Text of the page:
In conclusion, selection of VHH against DENV2-rNS1 from a non-immune llama library by a phage display technique proved to be very successful within 4 weeks. Furthermore, VHH expression from E. coli and purification within 1 week holds great promise for future large scale production in a cost-effective way. Compared to hybridoma technology, this protocol requires less time and no animal immunization. Selection and screening of positive VHH clones are also accurate and fast. Thus, extensive isolation and production of single domain antibodies become affordable. The comparison of monoclonal and VHH antibodies for the identification and screening of NS1 epitopes may provide better information for developing serological tests. Both kinds of antibodies have similar NS1 epitopes that might be involved in the diagnosis of DENV2 infections. There is no big difference between the sensitivity and specificity of VHH and monoclonal antibody immobilized kits, but better visible results with the VHH antibody immobilized kit indicate that VHHs are more versatile and suitable for binding the pocket or cleft of targeted antigens due to their long CDR3 regions as compared to monoclonal antibodies. All of these findings indicate that VHH offers similar or better results than conventional monoclonal antibody. Therefore, VHH antibodies offer a promising alternative for developing commercial diagnostic tools. One limitation of the present study is the unavailability of DENV2 positive serum samples from hospitals. Further work is still needed to determine the sensitivity of the rapid diagnostic kits with a large number of dengue positive serum samples collected at different times in the course of infection.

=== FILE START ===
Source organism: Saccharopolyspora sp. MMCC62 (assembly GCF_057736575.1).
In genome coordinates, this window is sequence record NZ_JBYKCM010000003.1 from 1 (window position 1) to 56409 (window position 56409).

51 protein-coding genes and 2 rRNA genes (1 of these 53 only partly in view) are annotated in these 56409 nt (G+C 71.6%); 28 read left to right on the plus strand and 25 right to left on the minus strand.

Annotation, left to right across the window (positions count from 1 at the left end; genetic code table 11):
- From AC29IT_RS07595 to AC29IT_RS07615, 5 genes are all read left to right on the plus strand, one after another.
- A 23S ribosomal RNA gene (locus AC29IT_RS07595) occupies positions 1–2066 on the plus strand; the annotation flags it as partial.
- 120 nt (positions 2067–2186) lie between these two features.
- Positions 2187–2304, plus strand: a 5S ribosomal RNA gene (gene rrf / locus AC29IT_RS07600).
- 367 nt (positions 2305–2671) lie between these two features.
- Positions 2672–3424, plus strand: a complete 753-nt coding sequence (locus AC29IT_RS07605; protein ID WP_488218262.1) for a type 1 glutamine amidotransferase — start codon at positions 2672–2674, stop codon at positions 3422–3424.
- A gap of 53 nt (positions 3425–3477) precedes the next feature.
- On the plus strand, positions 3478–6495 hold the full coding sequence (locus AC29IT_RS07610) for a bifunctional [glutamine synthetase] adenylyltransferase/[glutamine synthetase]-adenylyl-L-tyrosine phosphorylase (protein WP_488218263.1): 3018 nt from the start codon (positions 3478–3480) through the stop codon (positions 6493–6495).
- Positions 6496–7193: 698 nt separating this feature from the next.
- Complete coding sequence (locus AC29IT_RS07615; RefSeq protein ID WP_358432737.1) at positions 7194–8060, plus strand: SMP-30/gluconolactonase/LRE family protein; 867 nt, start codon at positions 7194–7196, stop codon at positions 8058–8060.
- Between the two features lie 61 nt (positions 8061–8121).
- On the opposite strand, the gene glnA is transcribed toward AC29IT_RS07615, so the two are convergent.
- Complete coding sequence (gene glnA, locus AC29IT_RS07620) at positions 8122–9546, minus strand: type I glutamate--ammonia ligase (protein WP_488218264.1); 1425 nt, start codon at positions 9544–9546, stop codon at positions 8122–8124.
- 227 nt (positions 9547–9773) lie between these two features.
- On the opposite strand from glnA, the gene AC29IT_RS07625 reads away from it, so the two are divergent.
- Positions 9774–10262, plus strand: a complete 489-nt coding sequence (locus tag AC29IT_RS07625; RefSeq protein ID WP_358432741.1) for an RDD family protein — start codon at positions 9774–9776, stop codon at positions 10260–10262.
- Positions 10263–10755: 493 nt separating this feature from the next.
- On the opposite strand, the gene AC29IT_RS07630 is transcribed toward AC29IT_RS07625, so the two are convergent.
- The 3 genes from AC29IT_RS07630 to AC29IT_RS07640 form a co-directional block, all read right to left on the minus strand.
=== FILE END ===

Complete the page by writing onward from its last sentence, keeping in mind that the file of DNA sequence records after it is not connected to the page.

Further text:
Acknowledgments

The authors wish to thank International Science Editing for improving scientific writing.

Author Contributions

Conceived and designed the experiments: JW. Performed the experiments: AF HW LX. Analyzed the data: AF JW HW LX KK YW XW. Contributed reagents/materials/analysis tools: JW AF KK WY. Wrote the paper: AF JW HW.

References

  1. 1. Mackenzie JS, Gubler DJ, Petersen LR (2004) Emerging flaviviruses: the spread and resurgence of Japanese encephalitis, West Nile and dengue viruses. Nat Med 10: S98–S109. doi: 10.1038/nm1144
  2. 2. World Health Organization (2012) Global strategy for dengue prevention and control 2012–2020, WHO report, Geneva.
  3. 3. George R, Lum LCS (1997) Clinical spectrum of dengue infection. In: Gubler DJ, Kuno G, eds. Dengue and dengue hemorrhagic fever. CAB International, London, United Kingdom. 89–114.